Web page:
Parade, festival enliven Woodstock Blvd.

Take a look and you’ll see why this SE Portland community event thrives, and grows every year. And, you’ll see more photos of this even here than anywhere else,

Leading the Woodstock Festival Parade for the second year as Grand Marshal is Portland Mayor and Woodstock resident Tom Potter, and his wife, Karin Hansen.

Story and photos by David F. Ashton
The leisurely pace along this historic boulevard decidedly quickened on July 14 – the day designated for the 2007 Woodstock Festival and Parade.

“This is a wonderful event that knits the community together,” the president of the nonprofit Woodstock Community Business Association (WCBA), Jane Glanville, told us. “When I saw all the families lining the street, and the parade began, I couldn’t help by cry with joy.”

“The parade was a huge success,” Glanville went on. “From the beginning of the parade, led by Woodstock resident Mayor Tom Potter ‚Äì to the Portland Fire & Rescue trucks at the end ‚Äì it was wonderful. We had more entries than ever before.”

Members of the “Get a Life Marching Band” prove you’re never too old to enjoy playing music on the march.

Parade marches to different drums
Providing lively rhythms as they marched along the route were the “Get a Life Marching Band”‚ complete with flag-waving dance squad‚ and the “Sir James McDonald Pipe Band”.

Parade highlights included the horse-drawn Wells Fargo Stagecoach, Pedi-cabs, and the Oregon City Trolley. We overheard many spectators comment that vintage vehicles from the Arby’s Cruise-in were also a great addition.

Throngs of neighbors stayed on to visit many of the booths set up along the boulevard featuring community and public safety organizations, local artists’ crafts, food vendors, and sponsors’ exhibits. Kids loved the giant inflatable play slide set up in front of Glanville’s “Island Creamery”.

A favorite of kids at the Festival is the huge, inflatable slide.

Six months in the planning
We were amazed to learn that this festive street fair and procession takes place these days thanks primarily to six months of dedicated effort by five core volunteers, headed by Cristi Landers, proprietor of Transformations Hair Salon.

Woodstock Festival Photo Album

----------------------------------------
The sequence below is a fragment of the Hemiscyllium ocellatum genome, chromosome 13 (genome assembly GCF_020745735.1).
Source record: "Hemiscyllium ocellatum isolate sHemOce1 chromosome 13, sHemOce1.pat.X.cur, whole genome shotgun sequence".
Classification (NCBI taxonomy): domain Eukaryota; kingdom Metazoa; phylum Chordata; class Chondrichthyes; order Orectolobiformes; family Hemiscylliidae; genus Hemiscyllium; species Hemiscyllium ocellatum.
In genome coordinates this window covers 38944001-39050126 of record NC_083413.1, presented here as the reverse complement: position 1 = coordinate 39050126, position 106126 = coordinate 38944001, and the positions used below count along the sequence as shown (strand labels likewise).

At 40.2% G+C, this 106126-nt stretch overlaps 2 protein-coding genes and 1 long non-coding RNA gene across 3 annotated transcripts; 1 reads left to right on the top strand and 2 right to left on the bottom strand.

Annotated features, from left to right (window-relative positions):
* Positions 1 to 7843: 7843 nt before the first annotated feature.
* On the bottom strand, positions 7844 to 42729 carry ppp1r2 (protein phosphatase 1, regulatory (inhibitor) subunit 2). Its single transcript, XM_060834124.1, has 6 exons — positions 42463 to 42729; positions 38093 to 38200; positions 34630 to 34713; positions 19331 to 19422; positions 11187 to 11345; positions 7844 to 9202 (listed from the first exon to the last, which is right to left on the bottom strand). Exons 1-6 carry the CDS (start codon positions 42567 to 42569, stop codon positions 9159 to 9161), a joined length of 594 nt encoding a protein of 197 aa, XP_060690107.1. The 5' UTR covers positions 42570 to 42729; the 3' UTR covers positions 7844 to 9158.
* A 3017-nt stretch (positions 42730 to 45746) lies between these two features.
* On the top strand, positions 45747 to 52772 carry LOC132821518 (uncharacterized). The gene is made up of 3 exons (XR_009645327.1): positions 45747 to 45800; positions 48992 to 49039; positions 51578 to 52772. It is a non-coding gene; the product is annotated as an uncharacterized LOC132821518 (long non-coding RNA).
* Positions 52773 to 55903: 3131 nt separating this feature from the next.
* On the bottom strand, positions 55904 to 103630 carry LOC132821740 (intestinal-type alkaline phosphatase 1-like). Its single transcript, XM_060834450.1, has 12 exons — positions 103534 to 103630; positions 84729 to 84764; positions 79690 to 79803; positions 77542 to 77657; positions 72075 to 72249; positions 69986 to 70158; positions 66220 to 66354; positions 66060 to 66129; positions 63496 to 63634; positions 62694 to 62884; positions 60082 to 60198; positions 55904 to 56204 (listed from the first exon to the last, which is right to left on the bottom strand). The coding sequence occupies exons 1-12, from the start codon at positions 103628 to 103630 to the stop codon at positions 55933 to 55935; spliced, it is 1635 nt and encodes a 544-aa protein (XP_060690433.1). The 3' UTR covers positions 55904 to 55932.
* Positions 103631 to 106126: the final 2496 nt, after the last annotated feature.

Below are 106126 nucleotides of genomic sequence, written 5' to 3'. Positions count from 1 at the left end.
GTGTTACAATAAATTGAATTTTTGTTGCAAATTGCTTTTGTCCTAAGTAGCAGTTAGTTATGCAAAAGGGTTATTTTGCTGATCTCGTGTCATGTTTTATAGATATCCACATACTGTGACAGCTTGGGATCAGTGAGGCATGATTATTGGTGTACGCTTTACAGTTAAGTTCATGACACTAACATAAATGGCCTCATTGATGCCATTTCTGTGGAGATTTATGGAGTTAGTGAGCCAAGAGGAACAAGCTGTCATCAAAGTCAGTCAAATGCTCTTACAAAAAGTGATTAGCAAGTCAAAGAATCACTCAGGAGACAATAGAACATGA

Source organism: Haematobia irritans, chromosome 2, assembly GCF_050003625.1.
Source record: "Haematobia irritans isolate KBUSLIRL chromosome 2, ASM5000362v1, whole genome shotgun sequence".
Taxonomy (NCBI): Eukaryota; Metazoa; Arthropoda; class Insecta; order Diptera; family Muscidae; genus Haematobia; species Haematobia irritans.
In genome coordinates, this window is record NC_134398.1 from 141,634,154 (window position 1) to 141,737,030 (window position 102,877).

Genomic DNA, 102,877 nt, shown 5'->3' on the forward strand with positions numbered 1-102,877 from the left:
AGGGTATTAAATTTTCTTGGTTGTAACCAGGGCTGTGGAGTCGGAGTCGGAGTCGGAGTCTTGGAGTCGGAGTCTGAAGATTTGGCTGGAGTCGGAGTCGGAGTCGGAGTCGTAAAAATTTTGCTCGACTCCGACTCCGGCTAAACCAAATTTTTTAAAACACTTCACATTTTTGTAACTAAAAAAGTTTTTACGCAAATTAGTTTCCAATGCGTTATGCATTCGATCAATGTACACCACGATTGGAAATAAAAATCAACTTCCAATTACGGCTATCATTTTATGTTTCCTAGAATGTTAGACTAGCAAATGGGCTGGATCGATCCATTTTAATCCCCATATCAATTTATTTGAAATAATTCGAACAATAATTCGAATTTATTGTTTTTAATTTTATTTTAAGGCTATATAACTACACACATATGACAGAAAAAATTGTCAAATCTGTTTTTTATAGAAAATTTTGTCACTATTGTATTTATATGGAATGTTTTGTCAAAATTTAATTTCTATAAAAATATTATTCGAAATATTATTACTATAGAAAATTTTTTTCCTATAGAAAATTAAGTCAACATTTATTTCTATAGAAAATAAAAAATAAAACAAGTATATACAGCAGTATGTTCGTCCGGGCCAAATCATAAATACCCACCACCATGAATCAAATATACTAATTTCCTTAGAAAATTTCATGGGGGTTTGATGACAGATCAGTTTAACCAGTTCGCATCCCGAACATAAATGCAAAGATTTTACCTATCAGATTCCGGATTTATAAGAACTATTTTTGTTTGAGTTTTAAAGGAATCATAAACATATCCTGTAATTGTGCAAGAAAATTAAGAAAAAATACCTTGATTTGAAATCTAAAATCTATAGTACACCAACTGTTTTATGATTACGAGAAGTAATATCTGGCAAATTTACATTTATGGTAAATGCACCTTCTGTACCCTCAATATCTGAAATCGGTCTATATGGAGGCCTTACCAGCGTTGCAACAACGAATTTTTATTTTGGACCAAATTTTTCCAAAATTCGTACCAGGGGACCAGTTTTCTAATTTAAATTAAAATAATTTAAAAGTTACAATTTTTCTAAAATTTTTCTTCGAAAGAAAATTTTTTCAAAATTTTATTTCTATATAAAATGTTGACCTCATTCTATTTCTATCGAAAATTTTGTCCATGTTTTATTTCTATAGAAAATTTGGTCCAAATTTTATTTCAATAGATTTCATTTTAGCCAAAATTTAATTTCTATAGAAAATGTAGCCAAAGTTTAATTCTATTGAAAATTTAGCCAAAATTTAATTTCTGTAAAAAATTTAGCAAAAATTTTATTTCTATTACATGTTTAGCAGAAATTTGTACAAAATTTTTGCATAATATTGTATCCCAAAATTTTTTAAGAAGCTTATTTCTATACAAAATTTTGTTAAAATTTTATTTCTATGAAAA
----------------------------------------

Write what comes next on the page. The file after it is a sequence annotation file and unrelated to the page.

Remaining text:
Here are some of our favorite memories of the Woodstock Festival:

At the Woodstock Festival, OMSI’s Katie Carriker looks on while Bria Robertson solves the math puzzle‚ with a little help from her mom, Liz Robertson.

Woodstock neighborhood artist Ann Myers sells note cards to Jay Riley.

Narco Fusaro, a neighborhood volunteer, and “Woodstock Neighborhood Picnic” co-coordinator Ruthann Bedenkop, remind us: “Circle August 18 on your calendar for the Picnic in Woodstock Park. We’ll have lots of live music, food and fun.”

Zorina Thomson, massage therapist with Zakira Martial Arts, helps Tamela Cantor relax with chair massage during the Woodstock Festival.

The Wells Fargo Stagecoach fascinates spectators.

Stilt-man returns!

Vintage vehicles from the Arby’s Cruise-in are a welcomed addition to the parade.

We don’t know who they are, or from where they come, but these colorful street dancers are always welcome.

This is perhaps the only parade that features the “Fresh, hot sausage float” ‚Äì courtesy of Otto’s Delicatessen.

Adding a touch of international culture to the parade is the “Sir James McDonald Pipe Band”.

Thousands of folks line the boulevard to watch the parade.

“This festival wouldn’t take place without the support of our sponsors,” added Glanville. “We thank Wells Fargo, BI-MART, The Joinery, Bike Gallery, Johnson Creek Rentals, Arby’s, John L Scott Real Estate, Standard TV and Appliance, Safeway and THE BEE.  Additional support from Swensen and Grey Attorneys, Pappaccino’s, Laughing Planet Caf?©, Dieringer Properties, and The Floor Store made the event possible.”

To learn more about the WCBA, go to:

© 2007 David F. Ashton ~ East Portland News Service

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